At China International Travel Service in Pasadena, Frank Li dialed up clients to tell them the good news: As of this week, one-year tourism and business visas to and from China were good for 10 years. That means travelers need only apply once — and pay one fee — for the privilege to make multiple visits to either the U.S. or China, under an agreement between both countries announced Monday.
"It caught many people by surprise," Li said. "It changed so fast."
Li said the new policy will be a boon for L.A., already the most popular U.S. destination for Chinese travelers.
"Everybody is happy here — the hotels, the retail, the theme parks, the airlines," Li said.
In 2013, 819,000 Chinese traveled to the Golden State, and 70 percent — more than 570,000 — stopped off in LA, according to Visit California. That number is only expected to grow. The non-profit, which promotes California tourism, projects the number of Chinese coming to California will double by 2017, said Ryan Becker, spokesman for the Visit California.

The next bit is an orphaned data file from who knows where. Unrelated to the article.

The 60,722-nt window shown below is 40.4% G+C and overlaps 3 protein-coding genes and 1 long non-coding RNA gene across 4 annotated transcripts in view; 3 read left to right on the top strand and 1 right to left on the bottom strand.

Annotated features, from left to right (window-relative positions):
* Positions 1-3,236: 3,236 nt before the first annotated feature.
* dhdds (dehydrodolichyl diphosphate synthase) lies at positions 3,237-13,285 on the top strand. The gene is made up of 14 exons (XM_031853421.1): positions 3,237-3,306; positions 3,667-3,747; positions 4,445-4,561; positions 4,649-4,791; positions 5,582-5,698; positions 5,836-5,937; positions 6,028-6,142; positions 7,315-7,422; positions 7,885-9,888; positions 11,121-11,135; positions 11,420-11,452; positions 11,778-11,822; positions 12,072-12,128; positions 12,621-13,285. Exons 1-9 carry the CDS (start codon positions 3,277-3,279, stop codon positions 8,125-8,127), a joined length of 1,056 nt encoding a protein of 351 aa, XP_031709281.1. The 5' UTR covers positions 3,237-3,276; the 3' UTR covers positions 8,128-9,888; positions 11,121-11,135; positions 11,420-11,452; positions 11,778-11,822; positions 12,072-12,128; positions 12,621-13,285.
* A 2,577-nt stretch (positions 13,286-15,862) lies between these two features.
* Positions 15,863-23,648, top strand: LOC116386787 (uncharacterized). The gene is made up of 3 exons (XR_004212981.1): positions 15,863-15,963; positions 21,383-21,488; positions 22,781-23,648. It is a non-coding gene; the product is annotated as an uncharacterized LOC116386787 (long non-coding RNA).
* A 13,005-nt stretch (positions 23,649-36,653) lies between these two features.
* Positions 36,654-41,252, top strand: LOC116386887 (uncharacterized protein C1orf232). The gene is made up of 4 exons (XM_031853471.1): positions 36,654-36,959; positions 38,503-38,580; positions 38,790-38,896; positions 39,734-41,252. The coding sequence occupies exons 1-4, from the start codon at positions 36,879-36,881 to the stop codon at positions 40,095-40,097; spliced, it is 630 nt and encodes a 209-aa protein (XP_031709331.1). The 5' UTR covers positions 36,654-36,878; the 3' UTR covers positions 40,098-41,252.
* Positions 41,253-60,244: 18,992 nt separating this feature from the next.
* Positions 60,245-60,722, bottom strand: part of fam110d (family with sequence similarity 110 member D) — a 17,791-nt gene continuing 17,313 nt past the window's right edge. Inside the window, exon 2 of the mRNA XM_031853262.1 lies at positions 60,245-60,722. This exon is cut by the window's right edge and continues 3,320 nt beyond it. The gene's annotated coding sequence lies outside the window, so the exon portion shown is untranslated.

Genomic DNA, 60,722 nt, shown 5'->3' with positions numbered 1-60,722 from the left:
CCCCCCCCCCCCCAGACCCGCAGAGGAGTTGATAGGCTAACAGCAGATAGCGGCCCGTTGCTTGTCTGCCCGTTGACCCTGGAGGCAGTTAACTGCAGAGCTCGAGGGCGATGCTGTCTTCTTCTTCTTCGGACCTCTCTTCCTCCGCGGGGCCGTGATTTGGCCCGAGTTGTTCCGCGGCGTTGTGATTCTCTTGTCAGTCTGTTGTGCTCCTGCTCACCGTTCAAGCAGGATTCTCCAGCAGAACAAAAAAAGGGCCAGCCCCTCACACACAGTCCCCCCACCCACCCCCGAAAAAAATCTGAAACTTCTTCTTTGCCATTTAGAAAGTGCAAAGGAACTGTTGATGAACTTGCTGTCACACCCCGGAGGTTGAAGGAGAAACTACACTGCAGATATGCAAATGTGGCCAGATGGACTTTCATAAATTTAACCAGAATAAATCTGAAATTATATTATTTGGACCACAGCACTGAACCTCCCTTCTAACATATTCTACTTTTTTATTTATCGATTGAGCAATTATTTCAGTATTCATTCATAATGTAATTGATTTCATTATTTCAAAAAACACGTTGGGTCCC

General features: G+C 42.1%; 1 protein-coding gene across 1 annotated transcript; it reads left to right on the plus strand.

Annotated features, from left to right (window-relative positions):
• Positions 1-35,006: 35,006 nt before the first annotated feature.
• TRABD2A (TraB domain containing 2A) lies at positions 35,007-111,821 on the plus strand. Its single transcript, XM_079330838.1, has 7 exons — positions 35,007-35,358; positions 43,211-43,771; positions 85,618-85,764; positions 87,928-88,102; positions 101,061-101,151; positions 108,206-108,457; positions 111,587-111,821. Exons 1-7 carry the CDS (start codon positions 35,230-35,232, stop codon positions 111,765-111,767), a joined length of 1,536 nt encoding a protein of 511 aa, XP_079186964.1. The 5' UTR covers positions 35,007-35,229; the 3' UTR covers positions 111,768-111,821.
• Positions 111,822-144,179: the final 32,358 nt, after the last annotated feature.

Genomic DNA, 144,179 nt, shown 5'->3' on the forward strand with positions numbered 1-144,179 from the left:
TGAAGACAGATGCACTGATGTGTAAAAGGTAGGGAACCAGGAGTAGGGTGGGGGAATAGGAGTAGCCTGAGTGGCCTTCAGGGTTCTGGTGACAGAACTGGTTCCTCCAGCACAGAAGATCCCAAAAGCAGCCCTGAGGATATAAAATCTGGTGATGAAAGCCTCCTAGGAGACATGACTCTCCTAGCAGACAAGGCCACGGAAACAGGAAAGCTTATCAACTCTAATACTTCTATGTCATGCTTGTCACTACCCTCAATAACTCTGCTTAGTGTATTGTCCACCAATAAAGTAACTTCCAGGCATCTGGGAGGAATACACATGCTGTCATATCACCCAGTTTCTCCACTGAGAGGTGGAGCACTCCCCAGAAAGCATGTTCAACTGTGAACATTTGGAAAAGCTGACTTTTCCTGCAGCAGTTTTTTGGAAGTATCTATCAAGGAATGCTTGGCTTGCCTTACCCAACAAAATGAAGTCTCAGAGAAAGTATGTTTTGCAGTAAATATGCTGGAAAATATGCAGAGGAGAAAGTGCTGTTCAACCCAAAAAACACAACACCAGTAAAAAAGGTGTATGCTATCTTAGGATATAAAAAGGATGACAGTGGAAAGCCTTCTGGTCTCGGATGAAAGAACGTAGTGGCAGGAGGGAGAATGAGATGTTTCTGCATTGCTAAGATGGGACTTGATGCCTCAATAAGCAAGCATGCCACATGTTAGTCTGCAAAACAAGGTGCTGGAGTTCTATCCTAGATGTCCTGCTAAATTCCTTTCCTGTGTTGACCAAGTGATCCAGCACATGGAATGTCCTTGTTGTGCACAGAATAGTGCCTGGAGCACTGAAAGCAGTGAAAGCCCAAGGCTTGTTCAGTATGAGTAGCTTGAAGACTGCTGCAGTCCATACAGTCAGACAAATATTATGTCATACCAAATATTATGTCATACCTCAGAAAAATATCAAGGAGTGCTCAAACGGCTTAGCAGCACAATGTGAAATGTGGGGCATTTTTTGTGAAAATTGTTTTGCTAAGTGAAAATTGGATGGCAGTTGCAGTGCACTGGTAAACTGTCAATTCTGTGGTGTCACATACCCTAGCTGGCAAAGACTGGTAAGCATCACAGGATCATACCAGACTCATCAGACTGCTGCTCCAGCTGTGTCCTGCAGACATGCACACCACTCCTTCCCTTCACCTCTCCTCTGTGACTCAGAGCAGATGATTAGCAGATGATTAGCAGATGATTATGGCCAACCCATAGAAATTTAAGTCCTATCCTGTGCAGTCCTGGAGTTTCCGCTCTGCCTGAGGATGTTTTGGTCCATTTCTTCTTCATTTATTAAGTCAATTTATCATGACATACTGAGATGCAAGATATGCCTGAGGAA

"Every year, the projections almost defy belief, but they keep proving themselves, over and over," said Becker. To keep the trajectory up, Visit California has launched a new television campaign in China:
According to Clayton Dube, executive director of USC's US-China Institute, the most popular L.A. locales for Chinese travelers include Universal Studios and Disneyland.
The city, he said, also serves as the port of entry from which Chinese travel to San Diego, Las Vegas and the Grand Canyon. "My expectation is anything that simplifies the process for coming to America means LA is going to benefit more than other places," Dube said.
The Chinese often come in big tour groups that squeeze several top destinations into one visit. But Li predicts the new visa policy will encourage more Chinese to make repeat visits that take them away from gateway cities such as L.A. - to wineries along the coast, for example.
"They will forget the group. They will have their own itinerary, they will rent a car, a GPS," Li said.
Jean Wei,an operation manager of China International Travel Service in Pasadena. She called a client to apologize for processing a visa application before the new visa rules were announced Monday.